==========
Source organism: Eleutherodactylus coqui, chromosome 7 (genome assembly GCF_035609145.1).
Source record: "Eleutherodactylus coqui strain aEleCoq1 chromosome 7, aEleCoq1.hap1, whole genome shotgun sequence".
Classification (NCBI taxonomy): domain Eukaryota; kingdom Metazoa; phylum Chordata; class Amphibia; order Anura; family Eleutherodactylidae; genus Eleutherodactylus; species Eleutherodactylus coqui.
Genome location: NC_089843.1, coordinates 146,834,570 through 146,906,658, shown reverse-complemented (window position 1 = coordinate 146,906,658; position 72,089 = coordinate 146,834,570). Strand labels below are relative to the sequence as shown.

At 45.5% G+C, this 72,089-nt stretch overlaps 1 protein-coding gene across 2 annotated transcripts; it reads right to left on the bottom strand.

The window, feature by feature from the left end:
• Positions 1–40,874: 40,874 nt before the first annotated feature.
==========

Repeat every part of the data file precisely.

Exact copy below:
Source organism: Eleutherodactylus coqui, chromosome 7 (genome assembly GCF_035609145.1).
Source record: "Eleutherodactylus coqui strain aEleCoq1 chromosome 7, aEleCoq1.hap1, whole genome shotgun sequence".
Classification (NCBI taxonomy): domain Eukaryota; kingdom Metazoa; phylum Chordata; class Amphibia; order Anura; family Eleutherodactylidae; genus Eleutherodactylus; species Eleutherodactylus coqui.
Genome location: NC_089843.1, coordinates 146,834,570 through 146,906,658, shown reverse-complemented (window position 1 = coordinate 146,906,658; position 72,089 = coordinate 146,834,570). Strand labels below are relative to the sequence as shown.

At 45.5% G+C, this 72,089-nt stretch overlaps 1 protein-coding gene across 2 annotated transcripts; it reads right to left on the bottom strand.

The window, feature by feature from the left end:
• Positions 1–40,874: 40,874 nt before the first annotated feature.